Sometimes recognizing you are in an abusive relationship can be the first step to getting out of it.
Such is the case for Lucinda. After years of one abusive relationship after another and not recognizing what she was going through as domestic violence, the eye-opener came from out of nowhere.
Lucinda had just had a baby and her electricity was in danger of being shut off.
"He did not pay the bill so I turned for help from a government agency," Lucinda said.
The agency she turned to recognized Lucinda's plight and referred her to yet another agency for assistance in paying her electric bill. That agency turned out to be The Alliance For Domestic Violence.
"That's when I figured out I was in a violent relationship about to explode," Lucinda said. "I looked at the abusive profile check list and it fit."
Lucinda's story is not one of physical abuse, it is one of emotional abuse and control.
She tells of how her abuser would get drunk, drive off in their only vehicle and disappear for two weeks at a time. That presented a hardship since Lucinda was left to fend for herself and her children during the winter.
"He would always come back and we would make up for a while," Lucinda said. "I would walk on eggshells all the time to keep him from leaving again. When you are getting abused, you try to keep things calm."
Even the family dog was held in higher esteem. Lucinda had just come home from the hospital with a newborn and while sitting on the couch, their rotweiller jealously lunged for the baby. Her abuser became upset and threatened to leave because he didn't want his dog put outside.
The mental and verbal abuse went on and on. Lucinda went back to him time and again.
"I kept taking it, thinking there was something wrong with what I was doing," Lucinda said. "When you love someone, you want to make it work out."
She watched how he treated his friends and always wanted to ask him why he treated his friends better than the way he treated her.
There comes a time when enough is enough.
"I was packing to leave him and move to another town when a child protective service worker and a police officer showed up at my door," Lucinda said.
It was then that Lucinda discovered the abuse her daughter was receiving. Her daughter had shown a school counselor the bruises on her legs from being beaten with a mini-blind rod. She confided to the counselor that she did not want to tell her mother for fear the mother would then be abused. At the time, Lucinda had been confined to bed rest due to complications with her pregnancy.
The counselor contacted the authorities.
"When they saw I was leaving they said it was a good thing as they had the authority to take my children away," Lucinda said. "My family is everything. It shocked and hurt me that I didn't see what was going on. Him doing it to me and doing it to my daughter are two different matters."
Lucinda eventually fled to Arizona with her children where she found solace and security in a battered woman's shelter in Flagstaff.
Most facilities have a three-month maximum stay and this was the case in Flagstaff. At the end of her three months she had jobs lined up, but nowhere to live. She called the shelter in Payson and was told there was room.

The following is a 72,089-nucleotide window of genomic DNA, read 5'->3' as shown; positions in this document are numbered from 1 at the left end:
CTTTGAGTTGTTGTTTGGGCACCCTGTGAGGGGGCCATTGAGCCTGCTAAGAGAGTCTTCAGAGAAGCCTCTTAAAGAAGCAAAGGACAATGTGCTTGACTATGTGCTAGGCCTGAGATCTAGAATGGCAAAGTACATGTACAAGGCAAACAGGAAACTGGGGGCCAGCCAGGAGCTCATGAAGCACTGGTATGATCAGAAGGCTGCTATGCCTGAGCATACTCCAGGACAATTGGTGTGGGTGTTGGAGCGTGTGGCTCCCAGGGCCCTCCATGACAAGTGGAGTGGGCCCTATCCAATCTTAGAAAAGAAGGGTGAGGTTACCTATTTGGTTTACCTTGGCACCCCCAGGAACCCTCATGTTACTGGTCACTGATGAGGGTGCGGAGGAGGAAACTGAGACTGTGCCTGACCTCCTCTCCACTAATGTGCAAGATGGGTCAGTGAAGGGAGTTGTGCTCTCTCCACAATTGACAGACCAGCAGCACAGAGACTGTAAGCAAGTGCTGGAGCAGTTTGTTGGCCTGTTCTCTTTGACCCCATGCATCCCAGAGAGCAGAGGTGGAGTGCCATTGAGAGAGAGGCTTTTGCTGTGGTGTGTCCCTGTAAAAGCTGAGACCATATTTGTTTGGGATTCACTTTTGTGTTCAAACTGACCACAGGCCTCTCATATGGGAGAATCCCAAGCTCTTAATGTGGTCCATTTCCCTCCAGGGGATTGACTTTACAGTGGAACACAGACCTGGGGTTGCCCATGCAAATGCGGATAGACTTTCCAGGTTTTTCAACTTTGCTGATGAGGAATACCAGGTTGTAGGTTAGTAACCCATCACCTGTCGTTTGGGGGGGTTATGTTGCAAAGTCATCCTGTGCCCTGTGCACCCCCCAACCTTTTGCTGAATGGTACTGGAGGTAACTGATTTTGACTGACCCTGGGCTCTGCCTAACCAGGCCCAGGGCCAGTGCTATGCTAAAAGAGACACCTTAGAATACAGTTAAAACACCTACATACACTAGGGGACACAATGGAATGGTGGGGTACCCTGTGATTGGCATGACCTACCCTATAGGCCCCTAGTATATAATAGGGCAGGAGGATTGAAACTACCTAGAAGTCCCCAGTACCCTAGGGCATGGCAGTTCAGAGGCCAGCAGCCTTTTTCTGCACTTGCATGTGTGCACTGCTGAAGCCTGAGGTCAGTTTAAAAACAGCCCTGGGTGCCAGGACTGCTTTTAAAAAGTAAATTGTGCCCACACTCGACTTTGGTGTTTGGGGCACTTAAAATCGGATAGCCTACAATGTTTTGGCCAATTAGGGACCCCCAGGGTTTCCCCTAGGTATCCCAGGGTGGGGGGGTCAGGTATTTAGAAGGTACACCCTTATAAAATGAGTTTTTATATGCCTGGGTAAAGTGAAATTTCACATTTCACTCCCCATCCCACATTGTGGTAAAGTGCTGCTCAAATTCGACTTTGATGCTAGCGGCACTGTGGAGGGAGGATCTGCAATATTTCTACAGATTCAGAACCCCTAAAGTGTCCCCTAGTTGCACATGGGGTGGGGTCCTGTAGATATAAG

Lucinda, however, decided to try and make it on her own. She spent a short period of time living outside Flagstaff in a trailer with no water or electricity, hoping to find low-income housing.
"We were basically homeless, but because we had a roof over our head, we were not considered homeless," Lucinda said.
Payson provides shelter
After two weeks of trying to survive under dire conditions with three children, Lucinda called the Time Out Shelter in Payson.
"Pam answered the phone. It was so nice to hear her say, 'Yes we have space available,'" Lucinda said. "I hung up the phone and cried."
Lucinda and her three children were in Payson within 24 hours. They spent the next few months at the shelter while Lucinda worked on getting her nursing license transferred from another state to Arizona. During that time, she also attended classes at the shelter which helped her understand and deal with the cycle of abuse she had been through.
"I had a tendency to be whatever the man in my life wanted me to be," Lucinda said. "I know now its OK to be me."
Lucinda advises that anyone who is in an abusive relationship look at the cold, hard facts.
"Don't rely on your own feelings he will have you convinced up is down and down is up," Lucinda said. "It's scary and lonely to go out on your own. But, I could not have my daughter think what he was doing to us was OK."
Lucinda hopes that someday there will be a man in her life who will love and respect her for who she is as well as her children. However, for now she is concentrating on her career in nursing and establishing a loving and secure home for her children.
Editor's note: We have not used Lucinda's last name in this story for the protection of her and her children. She has been in Payson for a year, after fleeing from another state, and credits her success to the help and "hugs" she received from the Time Out Shelter.